Understanding Barriers to Hypertension Control in the Elderly

Abstract: 
This population-based study in primary care settings will evaluate the effect of attitudinal, subjective norms, and perceived behavioral control/structural factors on achieving sustained blood pressure (BP) control in hypertensive elderly patients aged >=70. We will also examine the impact of functional status/comorbidities as barriers to BP control. We hypothesize that patients with sustained uncontrolled hypertension (HTN) will: 1) place a higher priority on managing their other competing medical conditions; 2) have a poorer functional status; 3) have subjective norms that do not value HTN control; and 4) have more structural barriers to filling prescribed anti-hypertensive (anti-HTN) medications. We will randomly sample 100 individuals from each of two strata of all elderly HTN patients in affiliated urban primary care practices. We will conduct 30-minute telephone surveys of 200 patients to examine constructs within Ajzen's Theory of Planned Behavior. Survey items are primarily drawn from validated instruments. Analyses will be conducted in Stata using its svy features. Our dependent variable is sustained controlled HTN. We will examine multivariate models using generalized estimating equations and examine adjusted associations of the domains of interest both separately and together. This project will offer novel information on poorly understood patient-level barriers to HTN control in the elderly and will suggest targets for interventions to address uncontrolled HTN. The project has important relevance to reducing the most important risk factor for stroke and heart disease and offers an excellent basis for an NIH application.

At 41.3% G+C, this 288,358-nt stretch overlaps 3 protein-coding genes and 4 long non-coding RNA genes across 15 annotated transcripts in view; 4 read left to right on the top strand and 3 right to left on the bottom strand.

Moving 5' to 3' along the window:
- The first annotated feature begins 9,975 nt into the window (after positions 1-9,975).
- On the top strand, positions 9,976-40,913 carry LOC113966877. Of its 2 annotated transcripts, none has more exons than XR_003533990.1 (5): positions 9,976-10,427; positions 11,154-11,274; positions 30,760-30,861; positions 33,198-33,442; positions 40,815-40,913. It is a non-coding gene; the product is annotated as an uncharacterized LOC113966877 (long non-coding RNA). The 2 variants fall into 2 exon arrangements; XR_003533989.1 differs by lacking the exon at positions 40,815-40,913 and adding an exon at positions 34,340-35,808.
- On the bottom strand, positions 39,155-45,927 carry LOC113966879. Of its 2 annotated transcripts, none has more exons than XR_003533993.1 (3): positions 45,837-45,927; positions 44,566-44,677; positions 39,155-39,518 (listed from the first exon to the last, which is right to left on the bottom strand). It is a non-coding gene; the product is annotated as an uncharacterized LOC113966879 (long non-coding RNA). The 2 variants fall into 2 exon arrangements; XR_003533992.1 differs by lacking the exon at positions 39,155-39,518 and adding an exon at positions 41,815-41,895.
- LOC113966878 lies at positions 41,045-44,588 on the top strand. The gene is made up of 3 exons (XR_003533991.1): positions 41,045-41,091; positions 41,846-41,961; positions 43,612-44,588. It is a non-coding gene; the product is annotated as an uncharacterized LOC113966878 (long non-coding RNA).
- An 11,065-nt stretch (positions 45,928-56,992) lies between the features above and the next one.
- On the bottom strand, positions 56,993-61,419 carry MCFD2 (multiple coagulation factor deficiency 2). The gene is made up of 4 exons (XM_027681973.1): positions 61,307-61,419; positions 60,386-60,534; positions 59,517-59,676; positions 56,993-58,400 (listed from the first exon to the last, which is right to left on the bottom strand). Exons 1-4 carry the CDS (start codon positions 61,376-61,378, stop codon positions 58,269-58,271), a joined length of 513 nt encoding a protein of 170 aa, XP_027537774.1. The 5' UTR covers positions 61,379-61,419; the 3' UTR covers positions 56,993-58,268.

Funded By: 
PARC
Award Dates: 
July 1, 2006 - June 30, 2007
PARC Grant Year: 
Year 13